This year marks my 20th birthday nude. We shot at home. The photo above was taken in the barn hayloft, an amazing play space when it’s warm enough. It’s a reminder to seize the moment. Winter is coming. Life goes by way too fast. My time is limited. Soon we will have to leave our 169-year-old haunted farmhouse that we’ve made even more haunted with vintage treasures. I’m a little sad to go, but excited to begin once more.

May Ling Su birthday nude edited

The photo above was taken in the backyard, lush with wildflowers and this abundant hydrangea bush. It’s a sanctuary for birds, bees, and butterflies. Snakes and mice. Chipmunks and squirrels. The best approach to mothering nature is to let it be wild (also applies to mothering humans).

This past year I’ve been spending a lot of time in nature, hiking up mountains and swimming in lakes. This summer I participated in a podcast with Agam, for which they paid me by planting four trees in my name. I intend to plant more trees every year for the rest of my life as part of my legacy.

Cheers! 🍷

May Ling Su signature

My Friend For Life, Gina

I went to an all-girls nun-run Catholic high school in the Philippines, very strict and narrow-minded. I was a good student but something as trivial as my asymmetric hairstyle got their granny panties in a bunch. What made high school life worth living was Gina. She and I connected on an artistic and literary level. She was a huge The Cure fan, so I drew her a portrait of Robert Smith. She wrote me a fantasy article for Town & Country magazine, in which I am a fabulous art curator and married to Johnny Depp. We talked endlessly about ideas for stories we wanted to write someday and we talked about sex. Sure, we had no experience whatsoever, but we were teenagers. Sex was an obsession.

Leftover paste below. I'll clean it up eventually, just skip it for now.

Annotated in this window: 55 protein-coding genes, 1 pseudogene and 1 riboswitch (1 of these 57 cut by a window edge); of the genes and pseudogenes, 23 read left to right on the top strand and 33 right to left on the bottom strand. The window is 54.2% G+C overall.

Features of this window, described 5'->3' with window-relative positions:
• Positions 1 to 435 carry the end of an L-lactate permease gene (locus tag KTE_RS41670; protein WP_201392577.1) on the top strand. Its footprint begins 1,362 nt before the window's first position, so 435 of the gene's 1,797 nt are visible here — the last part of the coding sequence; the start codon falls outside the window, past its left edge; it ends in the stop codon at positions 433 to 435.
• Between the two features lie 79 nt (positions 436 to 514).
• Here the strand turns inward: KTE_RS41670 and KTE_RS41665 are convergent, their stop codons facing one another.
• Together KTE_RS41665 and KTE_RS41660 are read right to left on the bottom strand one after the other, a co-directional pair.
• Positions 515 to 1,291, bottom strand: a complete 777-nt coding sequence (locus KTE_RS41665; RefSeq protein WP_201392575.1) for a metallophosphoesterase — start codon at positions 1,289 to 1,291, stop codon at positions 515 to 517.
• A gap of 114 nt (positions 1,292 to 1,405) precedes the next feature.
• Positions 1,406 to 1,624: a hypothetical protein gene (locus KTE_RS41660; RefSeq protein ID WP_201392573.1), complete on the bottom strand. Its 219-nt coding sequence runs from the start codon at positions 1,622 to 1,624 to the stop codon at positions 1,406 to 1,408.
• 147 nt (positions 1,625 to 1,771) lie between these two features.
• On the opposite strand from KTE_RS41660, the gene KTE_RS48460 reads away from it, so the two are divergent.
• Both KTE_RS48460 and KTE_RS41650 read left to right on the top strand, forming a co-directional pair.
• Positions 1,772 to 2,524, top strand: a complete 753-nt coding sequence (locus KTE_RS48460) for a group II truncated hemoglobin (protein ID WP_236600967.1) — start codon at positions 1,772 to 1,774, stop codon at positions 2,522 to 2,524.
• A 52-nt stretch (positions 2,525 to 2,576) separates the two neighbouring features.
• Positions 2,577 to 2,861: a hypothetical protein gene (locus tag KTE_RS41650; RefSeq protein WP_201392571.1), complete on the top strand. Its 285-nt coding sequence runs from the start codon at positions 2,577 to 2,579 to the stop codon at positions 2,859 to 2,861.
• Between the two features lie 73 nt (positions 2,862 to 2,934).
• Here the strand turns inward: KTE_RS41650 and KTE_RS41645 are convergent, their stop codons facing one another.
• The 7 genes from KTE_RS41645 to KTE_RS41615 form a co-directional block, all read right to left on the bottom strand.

In college she went to UP and I went to Ateneo. She partied hard with her sorority sisters. I got sucked into music and theatre. She invited me to an Upsilon event once. I felt out of place. Our paths divided for the time being.

She tracked me down in the mid-90s when I was in New York. I was performing Off and Off-Off-Broadway. She was a young single mom, making it as a writer and editor in Manila. She found out I made my own body products so she asked me to write an article for her fledgling magazine, Earthian. It was granola and green long before it was a thing. I accepted. It was my first published piece.

In the mid-2000s she discovered an obscure anonymous blog I was writing about my pregnancy and home birth. She asked if she could publish it on Working Mom magazine. How could I say no to celebrating my infant’s birth on the pages of a glossy magazine? Gina made me feel like royalty or at least like a celebrity.